Morocco’s tree of life in decline

argan and goats

Goats graze on an argan tree

The argan agroforestry system sustains an estimated 3 million people and provides the last natural barrier to desertification in the southwest of Morocco, yet in less than a century, tree density has decreased from 100 to 30 trees per hectare.

“The exploitation of argan is not sustainable,” says Mohammed SghirTaleb, a research scientist with the Institut Scientifique, Université Mohammed V-Agdal, Rabat in Morocco who presented a study of argan during the World Congress on Agroforestry in Delhi, India.

“What we need is a national strategy on access and benefit sharing which could improve the livelihoods of local people through sustainable use and management of the resource at the local and regional levels.”

The Argan tree (Argania spinosa (L.) Skeels) is endemic to Morocco and known locally as the ‘tree of life’. It covers about 870.000 hectares, primarily in the south west of the country.

The tree is perhaps best known for the oil it produces which is now the most expensive edible oil in the world. It is prized in international markets for its use in cosmetic products to nourish skin and hair, and is also promoted as a treatment for acne, skin inflammation, to reduce cholesterol and strengthen the immune system.

Extracting the oil from the ‘almond’ inside the berry-like fruits is a lengthy process, taking about 10 hours to produce 1 litre from 38kg of fruit. This extraction is mostly carried out by women and there are more than 100 women’s cooperatives operating in Morocco servicing national and international companies.

Extraction of argan oil is traditionally carried out by women

Extraction of argan oil is traditionally carried out by women

It is not only argan oil which is highly valued. The ecosystem in which argan trees grow also provides an important source of timber, forage and firewood for local communities.

But, says Taleb, this ecosystem is under threat from changing climatic conditions as well as the demand for agricultural land from a growing population. “This, combined with overharvesting, overgrazing, soil erosion and the advancing desert, is continually reducing the area covered by argan agroforestry.”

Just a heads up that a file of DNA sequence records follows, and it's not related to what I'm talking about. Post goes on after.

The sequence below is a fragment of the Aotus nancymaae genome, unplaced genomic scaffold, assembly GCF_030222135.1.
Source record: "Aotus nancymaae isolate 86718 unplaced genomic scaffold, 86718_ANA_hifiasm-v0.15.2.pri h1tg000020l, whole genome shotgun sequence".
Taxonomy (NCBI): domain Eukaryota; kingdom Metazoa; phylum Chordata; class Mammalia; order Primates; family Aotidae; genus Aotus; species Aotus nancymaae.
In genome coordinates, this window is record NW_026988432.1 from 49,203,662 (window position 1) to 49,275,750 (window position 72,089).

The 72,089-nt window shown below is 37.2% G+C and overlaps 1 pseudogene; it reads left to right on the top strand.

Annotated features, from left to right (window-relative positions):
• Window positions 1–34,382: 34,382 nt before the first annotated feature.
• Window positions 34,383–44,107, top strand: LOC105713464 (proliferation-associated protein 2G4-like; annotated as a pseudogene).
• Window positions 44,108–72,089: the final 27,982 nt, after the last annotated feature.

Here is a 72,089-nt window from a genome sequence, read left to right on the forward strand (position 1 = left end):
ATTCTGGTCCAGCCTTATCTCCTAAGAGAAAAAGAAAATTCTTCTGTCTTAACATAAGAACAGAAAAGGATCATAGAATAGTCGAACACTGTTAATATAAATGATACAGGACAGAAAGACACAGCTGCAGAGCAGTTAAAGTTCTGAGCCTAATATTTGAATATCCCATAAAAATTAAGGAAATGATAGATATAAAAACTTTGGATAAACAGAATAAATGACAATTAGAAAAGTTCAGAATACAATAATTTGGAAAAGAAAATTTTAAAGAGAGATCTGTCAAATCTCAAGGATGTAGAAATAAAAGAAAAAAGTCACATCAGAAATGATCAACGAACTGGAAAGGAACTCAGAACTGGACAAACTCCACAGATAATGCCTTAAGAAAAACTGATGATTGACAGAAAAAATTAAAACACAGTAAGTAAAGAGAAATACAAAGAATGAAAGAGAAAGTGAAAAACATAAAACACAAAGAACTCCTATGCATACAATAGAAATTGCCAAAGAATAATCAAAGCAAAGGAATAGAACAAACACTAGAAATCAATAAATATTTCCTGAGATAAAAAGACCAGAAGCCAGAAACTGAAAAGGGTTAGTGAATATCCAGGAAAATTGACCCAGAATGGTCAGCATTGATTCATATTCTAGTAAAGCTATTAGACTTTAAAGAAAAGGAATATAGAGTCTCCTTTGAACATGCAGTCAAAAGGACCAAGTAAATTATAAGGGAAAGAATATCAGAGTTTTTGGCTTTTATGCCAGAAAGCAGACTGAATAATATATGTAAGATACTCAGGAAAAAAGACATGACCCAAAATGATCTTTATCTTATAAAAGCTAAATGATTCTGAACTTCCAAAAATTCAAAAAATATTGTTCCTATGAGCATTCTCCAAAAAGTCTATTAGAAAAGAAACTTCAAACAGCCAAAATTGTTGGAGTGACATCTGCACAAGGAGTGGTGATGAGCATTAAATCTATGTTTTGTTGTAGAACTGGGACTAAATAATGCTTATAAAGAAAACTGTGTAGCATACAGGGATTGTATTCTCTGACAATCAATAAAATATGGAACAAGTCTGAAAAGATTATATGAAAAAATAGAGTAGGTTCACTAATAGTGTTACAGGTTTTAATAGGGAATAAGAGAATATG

Morocco has taken several measures to conserve the argan ecosystem which contains one third of the country’s flora. In 1998 an area of 2.5 million hectares was declared a UNESCO Biosphere Reserve. Restoration and regeneration efforts are also underway as well as programs to sustainably develop the argan industry and prevent further desertification.

Taleb is concerned that these measures may still not be sufficient to ensure the long-term livelihoods of those who depend on argan agroforests.

“Better valuation of argan tree is needed, based largely on control of the value chain and the establishment of access and benefit sharing mechanisms.”

The argan ecosystem in Morocco

The argan ecosystem in Morocco

Download the poster:

Taleb, M S (2014). Argan tree (Argania spinosa (L.) Skeels) in Morocco: Function, management, and Access and Benefit Sharing. Poster presented at World Congress on Agroforestry. Institut Scientifique, Université Mohammed V-Agdal, Rabat, Morocco.

k.langford@cgiar.org'

Kate Langford

Kate Langford is a consultant writer with close to 20 years’ experience in communicating natural resource, environmental and land management issues for various government and non-government organizations. She previously worked as Communications Specialist for the World Agroforestry Centre in Kenya and has worked in Indonesia, Laos, Vietnam and Australia. She holds a Bachelor of Science and a Graduate Diploma in Scientific Communication.

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